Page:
We discuss the theory of knots, and describe how knot invariants arise naturally in gravitational physics. The focus of this review is to delineate the relationship between knot theory and the loop representation of non-perturbative canonical quantum general relativity (loop quantum gravity). This leads naturally to a discussion of the Kodama wavefunction, a state which is conjectured to be the ground state of the gravitational field with positive cosmological constant. This review can serve as a self-contained introduction to loop quantum gravity and related areas. Our intent is to make the paper accessible to a wider audience that may include topologists, knot-theorists, and other persons innocent of the physical background to this approach to quantum gravity.

    John Baez
    http://arxiv.org/abs/gr-qc/9410018

    Recent work on the loop representation of quantum gravity has revealed previously unsuspected connections between knot theory and quantum gravity, or more generally, 3-dimensional topology and 4-dimensional generally covariant physics. We review how some of these relationships arise from a `ladder of field theories' including quantum gravity and BF theory in 4 dimensions, Chern-Simons theory in 3 dimensions, and the G/G gauged WZW model in 2 dimensions. We also describe the relation between link (or multiloop) invariants and generalized measures on the space of connections. In addition, we pose some research problems and describe some new results, including a proof (due to Sawin) that the Chern-Simons path integral is not given by a generalized measure.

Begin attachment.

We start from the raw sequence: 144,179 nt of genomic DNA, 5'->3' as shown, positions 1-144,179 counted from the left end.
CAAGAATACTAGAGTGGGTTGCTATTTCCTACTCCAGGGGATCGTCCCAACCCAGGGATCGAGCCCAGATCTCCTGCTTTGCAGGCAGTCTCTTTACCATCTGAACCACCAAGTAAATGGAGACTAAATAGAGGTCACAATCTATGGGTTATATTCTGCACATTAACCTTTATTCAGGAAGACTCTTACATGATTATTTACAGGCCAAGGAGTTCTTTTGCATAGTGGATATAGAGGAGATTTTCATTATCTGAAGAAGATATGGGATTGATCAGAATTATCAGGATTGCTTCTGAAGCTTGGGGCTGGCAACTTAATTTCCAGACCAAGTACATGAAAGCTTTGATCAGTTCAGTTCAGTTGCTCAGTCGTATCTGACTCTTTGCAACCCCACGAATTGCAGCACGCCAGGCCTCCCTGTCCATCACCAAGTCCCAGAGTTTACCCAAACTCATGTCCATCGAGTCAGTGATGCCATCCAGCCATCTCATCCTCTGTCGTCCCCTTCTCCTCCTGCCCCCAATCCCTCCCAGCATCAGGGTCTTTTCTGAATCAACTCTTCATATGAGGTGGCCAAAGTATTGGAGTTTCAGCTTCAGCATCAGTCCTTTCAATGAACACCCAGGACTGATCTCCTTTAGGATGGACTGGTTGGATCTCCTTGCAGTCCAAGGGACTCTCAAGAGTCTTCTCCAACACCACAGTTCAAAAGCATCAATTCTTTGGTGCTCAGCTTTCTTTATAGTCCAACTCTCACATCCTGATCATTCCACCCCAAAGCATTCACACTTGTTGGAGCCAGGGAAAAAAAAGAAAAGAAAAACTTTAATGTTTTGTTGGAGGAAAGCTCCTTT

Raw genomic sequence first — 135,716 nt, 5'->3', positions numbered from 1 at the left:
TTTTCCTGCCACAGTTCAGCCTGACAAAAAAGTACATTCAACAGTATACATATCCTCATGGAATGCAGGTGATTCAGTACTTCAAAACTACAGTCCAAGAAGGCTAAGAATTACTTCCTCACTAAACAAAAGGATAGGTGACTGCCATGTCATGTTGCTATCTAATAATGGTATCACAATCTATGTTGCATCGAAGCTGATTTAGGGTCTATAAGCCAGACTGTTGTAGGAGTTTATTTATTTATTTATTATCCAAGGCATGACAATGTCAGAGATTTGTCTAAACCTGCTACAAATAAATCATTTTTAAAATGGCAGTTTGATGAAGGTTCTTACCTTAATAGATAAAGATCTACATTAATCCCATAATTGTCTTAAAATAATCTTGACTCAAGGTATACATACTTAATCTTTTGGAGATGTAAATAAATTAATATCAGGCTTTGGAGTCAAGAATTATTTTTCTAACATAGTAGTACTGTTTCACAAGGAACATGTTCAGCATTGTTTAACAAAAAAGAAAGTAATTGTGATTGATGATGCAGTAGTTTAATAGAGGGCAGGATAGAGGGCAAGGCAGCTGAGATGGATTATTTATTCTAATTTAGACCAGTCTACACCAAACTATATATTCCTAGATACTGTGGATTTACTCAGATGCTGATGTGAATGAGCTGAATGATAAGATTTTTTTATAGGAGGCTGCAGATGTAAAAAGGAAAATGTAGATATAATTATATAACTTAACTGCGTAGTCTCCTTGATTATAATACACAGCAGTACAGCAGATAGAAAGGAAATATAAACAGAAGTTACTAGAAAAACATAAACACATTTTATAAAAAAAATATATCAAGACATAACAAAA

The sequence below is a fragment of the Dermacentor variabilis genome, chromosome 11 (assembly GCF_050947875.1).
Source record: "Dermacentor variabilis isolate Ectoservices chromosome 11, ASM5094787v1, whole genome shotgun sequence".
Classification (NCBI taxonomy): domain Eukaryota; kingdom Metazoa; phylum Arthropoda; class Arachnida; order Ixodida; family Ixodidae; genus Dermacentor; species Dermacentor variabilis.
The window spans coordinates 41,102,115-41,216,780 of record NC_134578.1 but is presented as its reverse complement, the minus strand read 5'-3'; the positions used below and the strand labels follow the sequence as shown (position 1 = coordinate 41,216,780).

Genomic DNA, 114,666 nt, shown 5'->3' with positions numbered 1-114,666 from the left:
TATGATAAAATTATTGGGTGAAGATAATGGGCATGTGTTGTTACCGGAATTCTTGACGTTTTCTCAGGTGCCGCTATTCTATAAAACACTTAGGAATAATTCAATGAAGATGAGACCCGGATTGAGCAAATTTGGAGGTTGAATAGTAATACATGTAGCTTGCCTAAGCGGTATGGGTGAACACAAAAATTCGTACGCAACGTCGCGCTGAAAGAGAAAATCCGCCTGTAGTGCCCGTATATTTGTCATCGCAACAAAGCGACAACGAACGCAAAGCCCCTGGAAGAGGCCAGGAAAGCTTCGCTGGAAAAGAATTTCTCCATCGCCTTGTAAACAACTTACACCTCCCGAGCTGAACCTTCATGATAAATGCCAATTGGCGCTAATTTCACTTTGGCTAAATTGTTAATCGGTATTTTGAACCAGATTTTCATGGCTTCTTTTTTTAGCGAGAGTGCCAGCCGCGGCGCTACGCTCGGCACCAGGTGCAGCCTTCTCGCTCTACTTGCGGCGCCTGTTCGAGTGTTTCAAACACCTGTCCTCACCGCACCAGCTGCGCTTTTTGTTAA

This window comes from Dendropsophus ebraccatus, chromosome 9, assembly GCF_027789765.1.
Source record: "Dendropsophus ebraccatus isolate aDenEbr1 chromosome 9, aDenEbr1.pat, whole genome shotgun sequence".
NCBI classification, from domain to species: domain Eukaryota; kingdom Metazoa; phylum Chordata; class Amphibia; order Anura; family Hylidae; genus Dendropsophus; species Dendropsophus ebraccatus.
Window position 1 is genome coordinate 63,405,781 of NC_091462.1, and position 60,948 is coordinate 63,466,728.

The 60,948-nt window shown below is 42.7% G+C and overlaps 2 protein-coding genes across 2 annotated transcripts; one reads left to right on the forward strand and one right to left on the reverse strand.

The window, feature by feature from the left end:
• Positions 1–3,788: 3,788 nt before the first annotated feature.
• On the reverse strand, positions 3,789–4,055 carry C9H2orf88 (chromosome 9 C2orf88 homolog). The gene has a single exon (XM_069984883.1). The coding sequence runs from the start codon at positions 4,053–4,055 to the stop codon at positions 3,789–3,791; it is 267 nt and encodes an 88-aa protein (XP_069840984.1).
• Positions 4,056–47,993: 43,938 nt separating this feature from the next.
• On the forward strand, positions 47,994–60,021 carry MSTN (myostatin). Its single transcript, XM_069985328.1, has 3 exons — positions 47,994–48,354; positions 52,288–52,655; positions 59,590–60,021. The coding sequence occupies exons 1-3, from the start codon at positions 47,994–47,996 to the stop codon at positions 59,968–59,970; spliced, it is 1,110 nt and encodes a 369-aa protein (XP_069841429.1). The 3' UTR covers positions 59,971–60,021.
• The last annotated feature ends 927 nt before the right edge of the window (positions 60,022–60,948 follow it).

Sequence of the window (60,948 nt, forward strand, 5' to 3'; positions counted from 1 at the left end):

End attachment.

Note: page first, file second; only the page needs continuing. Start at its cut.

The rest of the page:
Jorge Pullin
    http://arxiv.org/abs/hep-th/9301028

    These notes summarize the lectures delivered in the V Mexican School of Particle Physics, at the University of Guanajuato. We give a survey of the application of Ashtekar's variables to the quantization of General Relativity in four dimensions with special emphasis on the application of techniques of analytic knot theory to the loop representation. We discuss the role that the Jones Polynomial plays as a generator of nondegenerate quantum states of the gravitational field.
     
  17. Apr 13, 2007 #16

    Kea

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    Thanks, ensabah6. I apologise for not making myself clearer: I was using the term categorified knot theory in a more technical sense, to refer to recent work in Khovanov homology. Cheers.

    :smile:
     
  18. Apr 20, 2007 #17

    marcus

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    Oriti's plenary talk at Loops '07 advertises a connection between spinfoam and condensed matter physics

    Here are the plenary talk abstracts

    https://www.physicsforums.com/showthread.php?p=1309492#post1309492